(Reuters) - Hyundai Motor Co (005380.KS) and its affiliate Kia Motors Corp (000270.KS) conceded on Friday that they overstated the fuel economy by at least a mile per gallon on more than 1 million recently sold vehicles, and agreed to compensate owners for the additional fuel costs.
The U.S. Environmental Protection Agency found the errors in 13 Kia and Hyundai models from the 2011 to 2013 model years. The findings were a blow to the two carmakers who have centered their marketing campaigns on superior fuel economy.
About 900,000, or 35 percent, of the cars sold in the United States through October 31 were affected by the changes in addition to 172,000 cars sold in Canada, Hyundai and Kia said in joint statement on Friday.
“Given the importance of fuel efficiency for all us, we are extremely sorry for these errors,” said John Krafcik, head of Hyundai Motor America. “When we say to Hyundai owners, ‘We’ve got your back,’ that’s an assurance we don’t take lightly.
The mileage on most labels will be reduced by 1 to 2 miles per gallon, with the largest adjustment being a 6-mpg highway reduction for one version of the Kia Soul, the EPA said.
The South Korean automakers said the changes will result in the 2012 Hyundai-Kia fleet fuel economy level being reduced by an average of 3 percent, to 26 mpg from 27 mpg.
Customers will receive a debit card that will reimburse them for the difference in the EPA fuel economy rating, based on the fuel price in their area and their miles driven. An extra 15 percent to the amount will be added to acknowledge the inconvenience and owners will be able to refresh their cards for as long as they own their vehicles, the companies said.
The two companies are also planning a full-page newspaper ad for Sunday to apologize for the fuel economy errors, which stemmed from differences in its mileage tests from the EPA’ tests.
In its marketing, Hyundai has touted the fact that many of its models get 40 miles per gallon on the highway. In the “Save the Asterisks” campaign, Hyundai poked fun at rivals who offered 40 mpg only on specialized, low-volume models.
Now three Hyundai models, the Elantra, Accent and Veloster, as well as the Kia Rio fall short of that mark as will the Hyundai Sonata and Kia Optima hybrids.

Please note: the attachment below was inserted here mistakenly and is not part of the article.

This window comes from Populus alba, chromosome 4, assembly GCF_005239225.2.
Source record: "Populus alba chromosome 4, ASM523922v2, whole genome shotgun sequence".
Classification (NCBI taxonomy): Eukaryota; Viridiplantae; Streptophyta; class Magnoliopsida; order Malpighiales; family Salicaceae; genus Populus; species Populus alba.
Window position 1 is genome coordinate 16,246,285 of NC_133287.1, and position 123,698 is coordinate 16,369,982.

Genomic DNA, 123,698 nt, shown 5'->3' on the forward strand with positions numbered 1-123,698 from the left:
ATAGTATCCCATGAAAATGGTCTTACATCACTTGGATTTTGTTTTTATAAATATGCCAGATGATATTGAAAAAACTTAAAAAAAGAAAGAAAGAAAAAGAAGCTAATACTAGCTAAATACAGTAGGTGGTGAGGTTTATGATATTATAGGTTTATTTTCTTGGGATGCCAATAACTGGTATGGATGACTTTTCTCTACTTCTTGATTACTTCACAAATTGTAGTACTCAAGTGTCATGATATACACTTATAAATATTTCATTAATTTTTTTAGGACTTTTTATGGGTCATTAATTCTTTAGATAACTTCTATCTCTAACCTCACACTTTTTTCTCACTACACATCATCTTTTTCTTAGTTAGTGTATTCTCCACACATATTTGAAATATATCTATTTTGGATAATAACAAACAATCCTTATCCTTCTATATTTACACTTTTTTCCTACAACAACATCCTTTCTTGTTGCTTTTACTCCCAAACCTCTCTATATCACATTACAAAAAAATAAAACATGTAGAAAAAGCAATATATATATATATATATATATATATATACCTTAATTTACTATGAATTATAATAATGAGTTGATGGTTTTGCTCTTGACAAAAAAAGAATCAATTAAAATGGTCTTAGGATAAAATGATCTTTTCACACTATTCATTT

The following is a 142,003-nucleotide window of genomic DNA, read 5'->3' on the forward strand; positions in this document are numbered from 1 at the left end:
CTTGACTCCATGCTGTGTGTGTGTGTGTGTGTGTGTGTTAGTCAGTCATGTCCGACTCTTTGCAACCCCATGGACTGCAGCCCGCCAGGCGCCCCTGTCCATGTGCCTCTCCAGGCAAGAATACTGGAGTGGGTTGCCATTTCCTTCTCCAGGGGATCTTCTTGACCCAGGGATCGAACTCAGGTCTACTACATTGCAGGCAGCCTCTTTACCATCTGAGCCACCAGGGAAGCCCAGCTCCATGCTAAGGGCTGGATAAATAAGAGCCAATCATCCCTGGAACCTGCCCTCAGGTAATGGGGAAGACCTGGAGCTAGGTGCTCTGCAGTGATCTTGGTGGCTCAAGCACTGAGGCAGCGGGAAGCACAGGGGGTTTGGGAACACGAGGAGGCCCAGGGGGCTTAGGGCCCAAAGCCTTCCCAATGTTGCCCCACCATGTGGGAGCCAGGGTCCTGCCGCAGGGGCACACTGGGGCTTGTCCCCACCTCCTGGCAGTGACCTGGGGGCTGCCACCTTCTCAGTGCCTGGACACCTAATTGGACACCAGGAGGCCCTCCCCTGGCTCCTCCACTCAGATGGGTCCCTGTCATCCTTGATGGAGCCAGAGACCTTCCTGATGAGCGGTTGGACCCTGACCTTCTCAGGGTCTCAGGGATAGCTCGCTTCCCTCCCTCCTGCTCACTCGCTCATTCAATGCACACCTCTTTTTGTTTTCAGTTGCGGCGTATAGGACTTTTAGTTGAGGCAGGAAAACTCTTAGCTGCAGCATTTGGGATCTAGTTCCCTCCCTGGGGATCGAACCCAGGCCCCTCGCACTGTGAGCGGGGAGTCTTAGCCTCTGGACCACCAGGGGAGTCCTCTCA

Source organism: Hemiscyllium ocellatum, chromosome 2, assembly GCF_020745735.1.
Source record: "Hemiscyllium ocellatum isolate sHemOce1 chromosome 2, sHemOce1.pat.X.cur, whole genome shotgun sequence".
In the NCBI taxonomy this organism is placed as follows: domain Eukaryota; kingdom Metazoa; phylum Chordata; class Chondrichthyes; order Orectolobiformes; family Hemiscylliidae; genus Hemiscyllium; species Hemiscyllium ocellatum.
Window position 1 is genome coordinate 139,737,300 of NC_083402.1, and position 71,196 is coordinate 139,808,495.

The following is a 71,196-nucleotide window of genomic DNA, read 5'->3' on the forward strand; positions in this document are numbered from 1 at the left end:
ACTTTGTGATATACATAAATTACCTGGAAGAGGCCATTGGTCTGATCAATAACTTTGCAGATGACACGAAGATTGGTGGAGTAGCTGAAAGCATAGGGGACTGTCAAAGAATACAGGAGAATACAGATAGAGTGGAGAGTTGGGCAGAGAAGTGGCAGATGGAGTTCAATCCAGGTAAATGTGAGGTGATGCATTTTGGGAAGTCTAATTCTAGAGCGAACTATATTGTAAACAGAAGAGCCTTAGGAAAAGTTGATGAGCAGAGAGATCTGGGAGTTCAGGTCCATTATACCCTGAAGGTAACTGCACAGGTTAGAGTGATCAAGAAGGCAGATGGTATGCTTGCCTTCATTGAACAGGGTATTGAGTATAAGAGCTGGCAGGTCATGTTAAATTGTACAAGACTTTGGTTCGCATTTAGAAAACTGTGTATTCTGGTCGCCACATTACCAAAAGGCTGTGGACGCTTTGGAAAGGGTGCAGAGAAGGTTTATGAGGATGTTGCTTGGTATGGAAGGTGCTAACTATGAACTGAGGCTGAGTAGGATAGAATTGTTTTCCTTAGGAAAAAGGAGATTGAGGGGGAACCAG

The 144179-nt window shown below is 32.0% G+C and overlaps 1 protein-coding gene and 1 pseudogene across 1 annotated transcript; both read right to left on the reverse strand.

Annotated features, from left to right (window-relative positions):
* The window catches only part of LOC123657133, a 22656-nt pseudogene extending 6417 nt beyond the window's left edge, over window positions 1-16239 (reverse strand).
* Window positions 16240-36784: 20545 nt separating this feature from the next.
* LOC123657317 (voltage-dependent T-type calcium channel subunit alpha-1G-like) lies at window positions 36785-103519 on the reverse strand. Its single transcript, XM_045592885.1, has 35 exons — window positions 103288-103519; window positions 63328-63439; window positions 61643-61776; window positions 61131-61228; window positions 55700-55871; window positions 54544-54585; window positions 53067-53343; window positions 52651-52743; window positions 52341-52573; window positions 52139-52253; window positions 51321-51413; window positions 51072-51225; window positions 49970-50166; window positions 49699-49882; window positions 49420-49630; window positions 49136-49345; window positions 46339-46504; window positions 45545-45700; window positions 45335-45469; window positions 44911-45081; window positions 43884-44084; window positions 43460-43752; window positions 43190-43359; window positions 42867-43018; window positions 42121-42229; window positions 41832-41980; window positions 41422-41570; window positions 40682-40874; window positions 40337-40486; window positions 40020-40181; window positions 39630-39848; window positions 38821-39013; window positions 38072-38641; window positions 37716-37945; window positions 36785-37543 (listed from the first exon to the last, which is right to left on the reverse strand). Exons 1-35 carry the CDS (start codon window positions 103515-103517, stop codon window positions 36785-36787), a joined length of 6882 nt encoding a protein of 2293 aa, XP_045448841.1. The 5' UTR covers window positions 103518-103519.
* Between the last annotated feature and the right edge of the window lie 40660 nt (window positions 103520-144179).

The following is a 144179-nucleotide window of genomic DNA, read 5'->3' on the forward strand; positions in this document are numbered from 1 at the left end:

“The fact that the companies’ ballyhooed 40 mpg cars are no longer members of that august club...will be something that haunts the companies for a long time to come,” Edmunds.com senior green car editor John O’Dell said in a statement.
The automakers did not disclose how much the overall reimbursement program would cost other than to say it would be “certainly millions” of dollars, Krafcik said.
But the companies estimated that a typical Hyundai or Kia owner in Florida who purchased a car in January and drove 15,000 miles would expend 21.4 extra gallons of gas. That driver would get a payment of $88.03, including the 15 percent premium.
If all 900,000 U.S. owners receive the payments, the program will cost nearly $80 million.
The EPA said it received a number of consumer complaints about Hyundai mileage estimates and the agency’s testing staff at a laboratory in Ann Arbor, Michigan, saw discrepancies between EPA testing results of a 2012 Hyundai Elantra and the information provided by the company. It then expanded its investigation into other Hyundai and Kia vehicles.
The EPA said it routinely tests up to 200 vehicles a year to ensure their performance matches the mileage and emissions data submitted by the automakers. The agency said relabeling as a result of incorrect data has happened twice since 2000, but this is the first time where a large number of vehicles from the same manufacturer have deviated so significantly.
“I sincerely apologize to all affected Hyundai and Kia customers, and I regret these errors occurred,” W.C. Yang, chief technology officer of Hyundai/Kia research and development, said in a statement. “Following up on the EPA’s audit results, we have taken immediate action to make the necessary rating changes and process corrections.”
The South Korean automakers have submitted a plan to the EPA for cars currently on dealer lots to be relabeled with new window stickers reflecting the corrected mileage estimates, the EPA said Friday.
Hyundai and Kia said procedural errors at the companies’ joint testing operations in Korea led to the incorrect fuel economy ratings. The EPA said regulators found discrepancies between agency results and data submitted by the automakers.
The automakers also said they are putting in place a reimbursement program for affected current and former vehicle owners to cover the additional costs from the fuel economy change.
Reporting By Ben Klayman and Deepa Seetharaman; Editing by Gerald E. McCormick, Alden Bentley, M.D. Golan and David Gregorio